Could a California bill ban Christian teaching on homosexuality?
Christine Rousselle April 22, 2018
A proposed law in California could have a chilling effect on free speech, warn critics who fear that it could ban efforts to explain and promote Christian teaching on sexual morality.
“The broad reach of AB 2943 leaves even simple religious speech on same-sex attraction or activities open to legal action and impinges on the basic human right of freedom of religion,” said the California Catholic Conference in a statement.
Assembly Bill 2943, which passed through the California State Assembly on Thursday, would make any transaction relating to practice to change someone’s sexual orientation unlawful. The bill now will go to the California State Senate.
AB 2943 seeks to amend the Consumer Legal Remedies Act (CRLA), a law that protects consumers from sellers who are mischaracterizing their product or service.
The bill would ban advertising or engaging in sexual orientation change efforts. It defines such efforts as “any practices that seek to change an individual’s sexual orientation. This includes efforts to change behaviors or gender expressions, or to eliminate or reduce sexual or romantic attractions or feelings toward individuals of the same sex.”
The inclusion of “efforts to change behaviors” as a banned activity has led some critics to fear that the bill could be used to prohibit the promotion of Christian sexual morality - through books, counseling, or teaching.
The California Catholic Conference (CCC) has voiced opposition to the bill, and released a letter on its website urging Californians to contact their legislators to prevent it from becoming law.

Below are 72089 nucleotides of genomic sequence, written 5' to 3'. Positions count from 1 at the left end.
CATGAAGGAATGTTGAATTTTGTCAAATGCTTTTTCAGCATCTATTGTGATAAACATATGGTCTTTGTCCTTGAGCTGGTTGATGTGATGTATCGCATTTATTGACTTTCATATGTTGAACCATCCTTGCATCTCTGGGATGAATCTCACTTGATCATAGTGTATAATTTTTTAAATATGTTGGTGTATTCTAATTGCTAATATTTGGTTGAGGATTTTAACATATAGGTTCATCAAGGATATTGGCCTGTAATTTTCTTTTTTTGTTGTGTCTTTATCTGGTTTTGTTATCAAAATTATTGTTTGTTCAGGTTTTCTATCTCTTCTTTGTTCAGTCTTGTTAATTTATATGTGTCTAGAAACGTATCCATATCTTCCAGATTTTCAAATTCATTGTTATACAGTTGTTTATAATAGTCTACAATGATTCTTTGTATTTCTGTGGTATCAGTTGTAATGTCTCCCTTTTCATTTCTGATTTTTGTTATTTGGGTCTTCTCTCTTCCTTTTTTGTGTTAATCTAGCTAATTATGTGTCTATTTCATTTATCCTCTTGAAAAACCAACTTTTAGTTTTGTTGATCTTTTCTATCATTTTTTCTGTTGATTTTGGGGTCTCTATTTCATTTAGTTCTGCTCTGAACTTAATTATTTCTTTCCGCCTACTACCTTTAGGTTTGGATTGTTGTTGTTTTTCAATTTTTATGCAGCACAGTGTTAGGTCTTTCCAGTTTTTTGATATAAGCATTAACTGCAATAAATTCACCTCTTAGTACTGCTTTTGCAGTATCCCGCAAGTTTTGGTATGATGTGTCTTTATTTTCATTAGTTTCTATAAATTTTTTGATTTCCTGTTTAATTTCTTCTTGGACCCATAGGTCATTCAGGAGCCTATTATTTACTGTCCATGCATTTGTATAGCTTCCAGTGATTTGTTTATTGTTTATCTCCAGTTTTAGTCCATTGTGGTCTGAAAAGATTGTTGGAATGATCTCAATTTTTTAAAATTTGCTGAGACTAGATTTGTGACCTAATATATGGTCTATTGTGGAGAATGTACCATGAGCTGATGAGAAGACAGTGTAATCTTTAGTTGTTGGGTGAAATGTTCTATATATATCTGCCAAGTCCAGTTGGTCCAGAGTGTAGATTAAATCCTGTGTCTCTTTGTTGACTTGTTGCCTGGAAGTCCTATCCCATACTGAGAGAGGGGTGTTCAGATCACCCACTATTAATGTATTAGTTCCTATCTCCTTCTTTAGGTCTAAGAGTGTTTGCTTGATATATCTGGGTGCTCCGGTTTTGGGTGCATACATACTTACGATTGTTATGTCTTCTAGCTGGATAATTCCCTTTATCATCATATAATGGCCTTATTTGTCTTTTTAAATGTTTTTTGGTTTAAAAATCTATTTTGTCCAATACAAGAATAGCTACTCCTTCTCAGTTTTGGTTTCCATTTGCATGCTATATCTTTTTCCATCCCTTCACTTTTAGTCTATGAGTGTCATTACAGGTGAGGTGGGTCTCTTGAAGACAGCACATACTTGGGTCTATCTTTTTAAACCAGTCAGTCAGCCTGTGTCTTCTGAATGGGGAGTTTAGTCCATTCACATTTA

The conference is concerned that the bill’s definitions are too broad, and seek to prevent adults from making decisions for themselves.
“AB 2943 would take something completely intangible - ‘sexual orientation change efforts’ – and add it to the CRLA,” the conference said.
Further, given that conversion therapy is already illegal for people under the age of 18 in the state, the California Catholic Conference questioned, “why would proponents wish to take away the freedom of adults to seek counselling” for issues regarding sexual orientation or behavior.
These concerns were echoed by Bill May of the Marriage Reality Movement, who told CNA that he feels the bill is “absurd” and inhibits the ability of people spreading “the Gospel’s universal call for repentance and changes in behavior.” May believes that if the bill were to become law, it could result in legal issues for preachers who discuss sexuality.
“Passage would lead to more harassment and possible legal challenges against preaching, literature, conferences and organizations that address sexual morality," said May.
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